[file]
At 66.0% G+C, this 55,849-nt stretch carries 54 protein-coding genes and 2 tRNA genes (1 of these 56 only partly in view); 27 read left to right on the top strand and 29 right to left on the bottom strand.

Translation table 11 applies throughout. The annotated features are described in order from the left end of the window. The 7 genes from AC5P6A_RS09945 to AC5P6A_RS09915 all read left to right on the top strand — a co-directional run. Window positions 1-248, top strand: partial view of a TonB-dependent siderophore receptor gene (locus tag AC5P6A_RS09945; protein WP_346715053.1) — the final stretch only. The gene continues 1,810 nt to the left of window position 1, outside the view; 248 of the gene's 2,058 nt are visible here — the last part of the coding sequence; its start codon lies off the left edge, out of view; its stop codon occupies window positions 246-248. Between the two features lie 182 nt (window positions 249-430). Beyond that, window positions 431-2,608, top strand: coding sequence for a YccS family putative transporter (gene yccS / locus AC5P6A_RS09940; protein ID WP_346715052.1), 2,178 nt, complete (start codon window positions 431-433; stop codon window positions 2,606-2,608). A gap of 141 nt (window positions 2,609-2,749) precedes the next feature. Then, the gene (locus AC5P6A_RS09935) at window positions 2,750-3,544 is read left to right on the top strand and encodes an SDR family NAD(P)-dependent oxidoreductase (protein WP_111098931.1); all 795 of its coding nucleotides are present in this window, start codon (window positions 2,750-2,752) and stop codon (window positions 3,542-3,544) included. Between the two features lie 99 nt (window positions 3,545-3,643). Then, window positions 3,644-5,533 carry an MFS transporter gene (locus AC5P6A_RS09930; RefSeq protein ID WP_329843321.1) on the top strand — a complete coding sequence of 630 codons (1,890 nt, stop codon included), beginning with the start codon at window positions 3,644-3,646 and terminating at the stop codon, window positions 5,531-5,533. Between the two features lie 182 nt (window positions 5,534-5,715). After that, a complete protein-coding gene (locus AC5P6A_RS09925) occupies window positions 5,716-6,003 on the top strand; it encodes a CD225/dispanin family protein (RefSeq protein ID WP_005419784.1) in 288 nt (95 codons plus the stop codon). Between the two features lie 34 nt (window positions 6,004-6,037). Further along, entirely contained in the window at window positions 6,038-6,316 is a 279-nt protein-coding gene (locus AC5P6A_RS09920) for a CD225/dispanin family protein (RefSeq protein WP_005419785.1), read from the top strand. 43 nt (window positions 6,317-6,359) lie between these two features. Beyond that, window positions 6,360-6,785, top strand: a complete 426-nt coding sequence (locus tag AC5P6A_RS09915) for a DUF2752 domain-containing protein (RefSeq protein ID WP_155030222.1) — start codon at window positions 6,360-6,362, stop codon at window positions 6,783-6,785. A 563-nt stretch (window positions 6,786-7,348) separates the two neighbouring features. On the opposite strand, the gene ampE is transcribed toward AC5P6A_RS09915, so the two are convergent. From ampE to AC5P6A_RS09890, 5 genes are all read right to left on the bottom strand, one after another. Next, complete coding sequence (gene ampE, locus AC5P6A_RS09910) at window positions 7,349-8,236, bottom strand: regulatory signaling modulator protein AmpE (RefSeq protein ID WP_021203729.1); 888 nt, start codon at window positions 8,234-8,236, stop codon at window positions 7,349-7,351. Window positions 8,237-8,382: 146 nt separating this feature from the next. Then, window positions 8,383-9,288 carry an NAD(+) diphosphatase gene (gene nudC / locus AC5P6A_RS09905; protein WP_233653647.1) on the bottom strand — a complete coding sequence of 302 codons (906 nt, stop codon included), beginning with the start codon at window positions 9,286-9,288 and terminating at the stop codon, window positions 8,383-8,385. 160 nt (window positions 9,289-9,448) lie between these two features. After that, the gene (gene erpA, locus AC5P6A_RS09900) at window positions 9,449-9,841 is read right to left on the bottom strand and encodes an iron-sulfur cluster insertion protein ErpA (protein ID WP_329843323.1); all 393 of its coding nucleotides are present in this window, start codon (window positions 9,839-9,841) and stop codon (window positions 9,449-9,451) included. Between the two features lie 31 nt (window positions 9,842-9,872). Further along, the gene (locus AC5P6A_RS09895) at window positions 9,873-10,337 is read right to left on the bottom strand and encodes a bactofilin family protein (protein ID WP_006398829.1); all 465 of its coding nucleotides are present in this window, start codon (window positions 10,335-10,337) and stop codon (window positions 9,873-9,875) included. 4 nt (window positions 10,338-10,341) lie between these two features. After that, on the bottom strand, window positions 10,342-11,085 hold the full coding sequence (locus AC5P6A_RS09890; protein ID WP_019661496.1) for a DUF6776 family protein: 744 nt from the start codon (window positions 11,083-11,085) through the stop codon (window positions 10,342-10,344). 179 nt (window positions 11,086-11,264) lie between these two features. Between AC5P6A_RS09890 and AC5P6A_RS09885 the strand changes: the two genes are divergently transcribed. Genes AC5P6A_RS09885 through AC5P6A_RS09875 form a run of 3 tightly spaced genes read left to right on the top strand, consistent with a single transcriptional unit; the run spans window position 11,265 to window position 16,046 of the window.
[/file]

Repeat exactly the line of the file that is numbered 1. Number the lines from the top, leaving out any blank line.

At 66.0% G+C, this 55,849-nt stretch carries 54 protein-coding genes and 2 tRNA genes (1 of these 56 only partly in view); 27 read left to right on the top strand and 29 right to left on the bottom strand.